Cotter Congressional Debate team

Pictured are, from left, Cotter congressional debate team members Maddie Lemmer, Martin Kim, Hailey Biesanz, Alison French and Abby Briggs.

When Cotter student Hailey Biesanz walked into her first congressional debate practice, her coach Bob French would have described her as “pretty quiet.”

Hailey, now 15 and a sophomore, is in her second year participating and is putting everyone to the test with confidence and fearlessness as she starts arguments with ease.

Congressional debate has become her passion and focus, even as she participates in other opportunities at the school such as basketball.

Hailey will be heading to the Minnesota Congressional Debate State Tournament on Jan. 17. She will make history for the school as the first Cotter student to participate at the state tournament, hopefully leading the way for many in the future.

“She’s not afraid to tell someone they’re wrong, in a good way,” French said.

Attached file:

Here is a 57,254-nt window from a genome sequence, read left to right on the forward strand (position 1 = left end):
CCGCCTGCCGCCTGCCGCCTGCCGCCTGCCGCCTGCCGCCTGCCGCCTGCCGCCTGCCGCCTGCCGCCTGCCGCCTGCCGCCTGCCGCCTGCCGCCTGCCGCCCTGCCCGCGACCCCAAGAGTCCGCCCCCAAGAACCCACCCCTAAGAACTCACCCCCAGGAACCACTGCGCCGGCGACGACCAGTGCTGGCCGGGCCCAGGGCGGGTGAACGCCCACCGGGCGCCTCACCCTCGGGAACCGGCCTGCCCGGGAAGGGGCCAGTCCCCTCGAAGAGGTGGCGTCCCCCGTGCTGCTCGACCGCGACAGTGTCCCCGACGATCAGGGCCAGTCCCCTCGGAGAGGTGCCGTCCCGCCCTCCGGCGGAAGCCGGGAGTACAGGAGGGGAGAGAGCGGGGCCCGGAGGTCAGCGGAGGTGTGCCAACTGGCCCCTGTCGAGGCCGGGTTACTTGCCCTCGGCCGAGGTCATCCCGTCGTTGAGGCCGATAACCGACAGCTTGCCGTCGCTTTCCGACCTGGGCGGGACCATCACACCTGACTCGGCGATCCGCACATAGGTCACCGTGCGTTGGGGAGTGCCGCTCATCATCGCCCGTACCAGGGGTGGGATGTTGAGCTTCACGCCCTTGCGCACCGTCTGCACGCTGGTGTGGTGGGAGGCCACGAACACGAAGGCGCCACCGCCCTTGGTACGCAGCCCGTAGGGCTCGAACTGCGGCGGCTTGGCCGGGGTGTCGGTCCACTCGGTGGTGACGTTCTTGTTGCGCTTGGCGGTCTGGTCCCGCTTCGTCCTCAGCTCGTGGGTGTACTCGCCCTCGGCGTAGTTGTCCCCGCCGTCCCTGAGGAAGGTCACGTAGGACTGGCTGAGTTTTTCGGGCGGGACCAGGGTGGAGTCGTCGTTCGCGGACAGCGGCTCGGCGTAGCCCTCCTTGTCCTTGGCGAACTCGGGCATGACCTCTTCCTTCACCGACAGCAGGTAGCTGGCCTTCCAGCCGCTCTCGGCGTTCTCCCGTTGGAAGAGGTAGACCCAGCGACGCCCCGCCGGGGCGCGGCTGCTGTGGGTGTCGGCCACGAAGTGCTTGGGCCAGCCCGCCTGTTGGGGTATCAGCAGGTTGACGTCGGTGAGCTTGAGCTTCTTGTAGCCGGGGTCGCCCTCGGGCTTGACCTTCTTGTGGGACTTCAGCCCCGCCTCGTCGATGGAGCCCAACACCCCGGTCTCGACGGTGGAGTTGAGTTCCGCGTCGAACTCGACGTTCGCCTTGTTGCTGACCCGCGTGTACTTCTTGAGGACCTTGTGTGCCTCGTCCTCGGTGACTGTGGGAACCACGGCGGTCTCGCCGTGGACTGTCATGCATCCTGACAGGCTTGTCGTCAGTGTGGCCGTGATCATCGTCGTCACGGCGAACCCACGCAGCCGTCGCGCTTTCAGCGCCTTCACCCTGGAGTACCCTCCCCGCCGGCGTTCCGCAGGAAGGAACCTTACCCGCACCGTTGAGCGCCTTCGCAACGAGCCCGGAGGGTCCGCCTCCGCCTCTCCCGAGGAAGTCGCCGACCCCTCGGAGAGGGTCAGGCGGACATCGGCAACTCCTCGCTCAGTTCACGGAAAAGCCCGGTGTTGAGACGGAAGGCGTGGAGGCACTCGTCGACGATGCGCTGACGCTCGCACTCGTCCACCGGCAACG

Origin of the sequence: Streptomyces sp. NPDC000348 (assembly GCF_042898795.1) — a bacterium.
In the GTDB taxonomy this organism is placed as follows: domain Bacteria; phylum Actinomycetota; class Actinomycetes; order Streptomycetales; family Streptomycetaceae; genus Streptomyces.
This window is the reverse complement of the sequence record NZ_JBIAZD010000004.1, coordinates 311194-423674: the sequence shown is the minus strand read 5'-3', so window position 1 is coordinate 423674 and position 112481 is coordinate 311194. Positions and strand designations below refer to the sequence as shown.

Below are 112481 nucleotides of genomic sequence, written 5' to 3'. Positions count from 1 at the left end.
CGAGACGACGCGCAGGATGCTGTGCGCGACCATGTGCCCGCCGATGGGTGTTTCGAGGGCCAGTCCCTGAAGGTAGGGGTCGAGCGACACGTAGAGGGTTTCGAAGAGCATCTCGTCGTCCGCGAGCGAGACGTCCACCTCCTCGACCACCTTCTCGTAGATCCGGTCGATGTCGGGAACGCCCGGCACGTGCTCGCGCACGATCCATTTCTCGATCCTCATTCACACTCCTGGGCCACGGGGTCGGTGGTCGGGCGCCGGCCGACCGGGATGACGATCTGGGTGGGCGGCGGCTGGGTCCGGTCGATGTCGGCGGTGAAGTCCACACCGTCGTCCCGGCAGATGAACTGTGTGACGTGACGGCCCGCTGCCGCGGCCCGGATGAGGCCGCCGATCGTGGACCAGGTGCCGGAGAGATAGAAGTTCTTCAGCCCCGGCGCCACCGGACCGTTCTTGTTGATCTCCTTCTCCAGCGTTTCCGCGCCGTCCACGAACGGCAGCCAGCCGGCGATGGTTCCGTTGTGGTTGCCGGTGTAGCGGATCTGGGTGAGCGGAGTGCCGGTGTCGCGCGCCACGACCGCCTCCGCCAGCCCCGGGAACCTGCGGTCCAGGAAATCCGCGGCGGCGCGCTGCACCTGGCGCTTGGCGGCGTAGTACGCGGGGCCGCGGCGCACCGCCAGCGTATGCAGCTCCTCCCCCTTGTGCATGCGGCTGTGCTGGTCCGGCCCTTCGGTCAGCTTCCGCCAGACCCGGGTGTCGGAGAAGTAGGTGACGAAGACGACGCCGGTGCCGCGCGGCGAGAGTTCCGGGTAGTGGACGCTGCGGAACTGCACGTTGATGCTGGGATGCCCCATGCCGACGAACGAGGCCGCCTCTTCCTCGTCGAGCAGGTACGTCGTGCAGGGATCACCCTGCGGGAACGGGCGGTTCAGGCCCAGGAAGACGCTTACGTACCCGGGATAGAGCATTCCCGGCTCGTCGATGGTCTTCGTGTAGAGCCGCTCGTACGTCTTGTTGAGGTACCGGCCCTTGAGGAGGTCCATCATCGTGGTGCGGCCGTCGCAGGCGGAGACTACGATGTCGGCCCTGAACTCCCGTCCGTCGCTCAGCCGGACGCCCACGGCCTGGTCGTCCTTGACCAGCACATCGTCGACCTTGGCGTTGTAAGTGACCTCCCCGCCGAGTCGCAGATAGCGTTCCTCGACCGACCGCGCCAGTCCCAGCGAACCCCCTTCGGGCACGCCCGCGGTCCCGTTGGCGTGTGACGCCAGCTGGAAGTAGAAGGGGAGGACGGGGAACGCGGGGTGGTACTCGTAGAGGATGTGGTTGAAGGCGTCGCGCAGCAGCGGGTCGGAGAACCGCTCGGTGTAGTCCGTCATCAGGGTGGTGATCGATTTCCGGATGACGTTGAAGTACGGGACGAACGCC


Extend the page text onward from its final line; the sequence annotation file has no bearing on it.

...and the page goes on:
French shared that Hailey has a passion for research, which makes her stand out within the tournaments.

When she puts herself in the conversation to inform people of their incorrect statements, she doesn’t simply tell them where they went wrong. She brings studies and articles into the conversation to prove her stance on subjects.

That research may even be a surprise to her fellow Cotter students.

While practicing and preparing for a tournament, the students work together and share research to prepare for possible debate topics. Somehow, Hailey often is able to bring in knowledge that her fellow peers were not expecting, French said.

“She’s willing to go the extra mile for the stat, the citation that backs up a claim,” French said.

“I’ve learned a lot,” Hailey said. “Coming into congressional debate, I had no clue what it was, because I was transitioning from speech. So I learned a lot about how legislation is written, how it’s debated … really being able to look at something and analyze it rather than just going off what you think it is.”